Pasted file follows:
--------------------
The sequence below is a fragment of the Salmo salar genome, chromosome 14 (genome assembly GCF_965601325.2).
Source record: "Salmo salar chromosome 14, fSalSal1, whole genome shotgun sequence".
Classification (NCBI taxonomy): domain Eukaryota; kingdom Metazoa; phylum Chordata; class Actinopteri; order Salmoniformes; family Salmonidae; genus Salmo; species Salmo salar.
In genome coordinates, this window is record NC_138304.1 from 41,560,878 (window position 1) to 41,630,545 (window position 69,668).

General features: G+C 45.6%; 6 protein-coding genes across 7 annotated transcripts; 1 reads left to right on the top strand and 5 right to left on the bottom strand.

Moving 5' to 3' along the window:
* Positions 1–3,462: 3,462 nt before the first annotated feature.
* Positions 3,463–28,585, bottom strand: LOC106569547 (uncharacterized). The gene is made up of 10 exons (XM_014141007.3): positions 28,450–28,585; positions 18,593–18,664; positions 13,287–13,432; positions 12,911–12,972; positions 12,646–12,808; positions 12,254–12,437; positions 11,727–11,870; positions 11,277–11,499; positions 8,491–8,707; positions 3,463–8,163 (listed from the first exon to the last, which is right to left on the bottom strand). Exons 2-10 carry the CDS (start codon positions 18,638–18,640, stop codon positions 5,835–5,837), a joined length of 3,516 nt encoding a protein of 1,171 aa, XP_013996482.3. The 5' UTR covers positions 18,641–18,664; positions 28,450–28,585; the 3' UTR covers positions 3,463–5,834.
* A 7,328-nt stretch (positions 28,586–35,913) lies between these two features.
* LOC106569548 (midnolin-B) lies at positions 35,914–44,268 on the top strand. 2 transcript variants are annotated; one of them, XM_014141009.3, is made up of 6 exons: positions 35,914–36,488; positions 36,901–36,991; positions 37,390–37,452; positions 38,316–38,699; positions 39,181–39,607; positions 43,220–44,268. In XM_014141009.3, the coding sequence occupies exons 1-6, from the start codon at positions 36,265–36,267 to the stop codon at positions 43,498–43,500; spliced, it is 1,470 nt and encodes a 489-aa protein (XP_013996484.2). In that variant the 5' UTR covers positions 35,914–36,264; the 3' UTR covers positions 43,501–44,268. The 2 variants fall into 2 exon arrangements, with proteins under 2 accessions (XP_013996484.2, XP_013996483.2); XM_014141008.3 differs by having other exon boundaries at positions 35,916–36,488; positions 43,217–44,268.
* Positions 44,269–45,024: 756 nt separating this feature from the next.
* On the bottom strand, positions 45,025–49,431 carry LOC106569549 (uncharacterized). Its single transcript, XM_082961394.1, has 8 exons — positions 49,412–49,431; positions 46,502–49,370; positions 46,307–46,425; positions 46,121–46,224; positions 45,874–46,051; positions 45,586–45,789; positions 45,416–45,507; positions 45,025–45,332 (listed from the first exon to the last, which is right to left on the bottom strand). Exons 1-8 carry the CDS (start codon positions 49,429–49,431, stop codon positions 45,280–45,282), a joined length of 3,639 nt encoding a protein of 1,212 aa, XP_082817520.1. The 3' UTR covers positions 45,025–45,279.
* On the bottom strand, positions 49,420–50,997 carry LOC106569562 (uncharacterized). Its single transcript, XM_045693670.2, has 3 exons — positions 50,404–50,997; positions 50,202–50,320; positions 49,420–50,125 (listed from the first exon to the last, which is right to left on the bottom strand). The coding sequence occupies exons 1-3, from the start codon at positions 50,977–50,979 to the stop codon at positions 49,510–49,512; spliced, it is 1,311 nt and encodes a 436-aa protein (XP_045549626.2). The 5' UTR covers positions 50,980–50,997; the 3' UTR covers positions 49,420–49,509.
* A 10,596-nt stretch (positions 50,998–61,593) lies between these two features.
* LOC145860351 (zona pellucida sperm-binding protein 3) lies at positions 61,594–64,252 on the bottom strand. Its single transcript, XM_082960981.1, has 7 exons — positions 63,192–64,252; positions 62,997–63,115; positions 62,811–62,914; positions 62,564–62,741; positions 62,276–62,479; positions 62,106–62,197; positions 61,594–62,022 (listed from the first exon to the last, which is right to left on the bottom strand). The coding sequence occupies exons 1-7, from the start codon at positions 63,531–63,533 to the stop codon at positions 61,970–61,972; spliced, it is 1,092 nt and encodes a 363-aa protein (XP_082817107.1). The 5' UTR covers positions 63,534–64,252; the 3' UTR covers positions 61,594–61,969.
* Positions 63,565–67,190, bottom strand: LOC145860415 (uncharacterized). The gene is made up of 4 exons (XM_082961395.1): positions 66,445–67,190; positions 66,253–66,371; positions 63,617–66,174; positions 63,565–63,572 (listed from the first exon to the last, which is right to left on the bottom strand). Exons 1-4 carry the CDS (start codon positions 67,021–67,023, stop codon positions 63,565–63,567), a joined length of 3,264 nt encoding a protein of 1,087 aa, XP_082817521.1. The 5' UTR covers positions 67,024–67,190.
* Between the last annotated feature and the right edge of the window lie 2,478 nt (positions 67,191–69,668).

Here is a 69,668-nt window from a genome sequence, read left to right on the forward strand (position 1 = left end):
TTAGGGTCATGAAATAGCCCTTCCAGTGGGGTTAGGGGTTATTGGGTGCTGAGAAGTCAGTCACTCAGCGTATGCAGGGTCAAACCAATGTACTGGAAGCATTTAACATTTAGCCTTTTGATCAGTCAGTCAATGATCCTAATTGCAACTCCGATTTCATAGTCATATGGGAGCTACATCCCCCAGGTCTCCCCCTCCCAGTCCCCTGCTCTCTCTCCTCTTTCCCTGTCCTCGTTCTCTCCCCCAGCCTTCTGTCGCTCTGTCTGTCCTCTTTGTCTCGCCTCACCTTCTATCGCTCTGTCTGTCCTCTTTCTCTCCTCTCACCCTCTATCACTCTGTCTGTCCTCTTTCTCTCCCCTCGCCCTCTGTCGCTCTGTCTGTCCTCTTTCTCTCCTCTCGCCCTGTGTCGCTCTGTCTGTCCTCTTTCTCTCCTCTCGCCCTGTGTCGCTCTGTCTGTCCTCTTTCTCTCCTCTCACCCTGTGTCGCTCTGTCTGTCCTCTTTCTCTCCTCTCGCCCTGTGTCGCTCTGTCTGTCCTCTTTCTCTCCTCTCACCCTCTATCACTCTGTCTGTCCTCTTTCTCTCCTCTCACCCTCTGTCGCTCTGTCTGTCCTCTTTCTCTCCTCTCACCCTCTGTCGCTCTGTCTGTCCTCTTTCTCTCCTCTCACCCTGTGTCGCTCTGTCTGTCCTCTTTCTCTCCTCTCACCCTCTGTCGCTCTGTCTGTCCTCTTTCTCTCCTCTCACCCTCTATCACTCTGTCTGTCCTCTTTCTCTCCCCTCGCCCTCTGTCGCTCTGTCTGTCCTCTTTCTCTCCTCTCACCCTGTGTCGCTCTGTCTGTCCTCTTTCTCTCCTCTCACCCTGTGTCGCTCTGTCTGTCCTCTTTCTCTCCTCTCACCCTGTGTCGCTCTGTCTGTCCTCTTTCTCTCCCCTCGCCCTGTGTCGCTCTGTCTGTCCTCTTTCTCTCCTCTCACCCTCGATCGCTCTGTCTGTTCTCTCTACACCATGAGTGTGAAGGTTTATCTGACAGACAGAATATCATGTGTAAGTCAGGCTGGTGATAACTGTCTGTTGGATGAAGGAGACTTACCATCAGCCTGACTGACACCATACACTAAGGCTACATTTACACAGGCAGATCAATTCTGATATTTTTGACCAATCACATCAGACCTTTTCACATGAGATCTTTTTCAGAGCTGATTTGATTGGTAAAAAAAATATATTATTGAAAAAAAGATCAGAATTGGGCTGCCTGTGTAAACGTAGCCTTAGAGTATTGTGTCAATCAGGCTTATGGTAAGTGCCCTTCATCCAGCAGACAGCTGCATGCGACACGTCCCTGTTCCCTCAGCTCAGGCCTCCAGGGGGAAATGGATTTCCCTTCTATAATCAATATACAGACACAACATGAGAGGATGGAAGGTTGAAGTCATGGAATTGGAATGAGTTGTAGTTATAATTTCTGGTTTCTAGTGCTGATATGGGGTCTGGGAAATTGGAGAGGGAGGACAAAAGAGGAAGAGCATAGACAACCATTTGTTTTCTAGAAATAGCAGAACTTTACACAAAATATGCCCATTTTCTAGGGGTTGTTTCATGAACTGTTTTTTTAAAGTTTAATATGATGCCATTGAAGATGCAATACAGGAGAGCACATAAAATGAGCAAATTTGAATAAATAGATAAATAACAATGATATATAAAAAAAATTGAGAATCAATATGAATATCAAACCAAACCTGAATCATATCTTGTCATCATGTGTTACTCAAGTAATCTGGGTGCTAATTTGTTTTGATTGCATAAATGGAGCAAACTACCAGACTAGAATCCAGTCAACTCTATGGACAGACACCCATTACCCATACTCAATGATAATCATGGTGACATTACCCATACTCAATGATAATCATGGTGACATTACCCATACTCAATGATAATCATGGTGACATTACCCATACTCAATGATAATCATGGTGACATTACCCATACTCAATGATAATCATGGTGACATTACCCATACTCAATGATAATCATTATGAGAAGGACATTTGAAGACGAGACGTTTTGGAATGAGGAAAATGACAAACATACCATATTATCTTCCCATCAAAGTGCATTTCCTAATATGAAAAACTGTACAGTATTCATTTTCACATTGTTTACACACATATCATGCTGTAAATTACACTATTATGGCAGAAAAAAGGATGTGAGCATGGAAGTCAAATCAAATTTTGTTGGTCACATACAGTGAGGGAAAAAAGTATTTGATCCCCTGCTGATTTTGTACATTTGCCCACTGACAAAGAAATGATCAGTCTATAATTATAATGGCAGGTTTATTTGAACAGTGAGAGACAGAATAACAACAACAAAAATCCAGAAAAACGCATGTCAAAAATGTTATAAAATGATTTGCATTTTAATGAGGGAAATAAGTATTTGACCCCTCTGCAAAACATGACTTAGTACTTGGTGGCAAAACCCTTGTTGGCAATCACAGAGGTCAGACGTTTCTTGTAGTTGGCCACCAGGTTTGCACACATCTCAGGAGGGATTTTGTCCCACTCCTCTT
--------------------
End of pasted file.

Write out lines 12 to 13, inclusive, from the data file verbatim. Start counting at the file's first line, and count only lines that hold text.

* On the bottom strand, positions 45,025–49,431 carry LOC106569549 (uncharacterized). Its single transcript, XM_082961394.1, has 8 exons — positions 49,412–49,431; positions 46,502–49,370; positions 46,307–46,425; positions 46,121–46,224; positions 45,874–46,051; positions 45,586–45,789; positions 45,416–45,507; positions 45,025–45,332 (listed from the first exon to the last, which is right to left on the bottom strand). Exons 1-8 carry the CDS (start codon positions 49,429–49,431, stop codon positions 45,280–45,282), a joined length of 3,639 nt encoding a protein of 1,212 aa, XP_082817520.1. The 3' UTR covers positions 45,025–45,279.
* On the bottom strand, positions 49,420–50,997 carry LOC106569562 (uncharacterized). Its single transcript, XM_045693670.2, has 3 exons — positions 50,404–50,997; positions 50,202–50,320; positions 49,420–50,125 (listed from the first exon to the last, which is right to left on the bottom strand). The coding sequence occupies exons 1-3, from the start codon at positions 50,977–50,979 to the stop codon at positions 49,510–49,512; spliced, it is 1,311 nt and encodes a 436-aa protein (XP_045549626.2). The 5' UTR covers positions 50,980–50,997; the 3' UTR covers positions 49,420–49,509.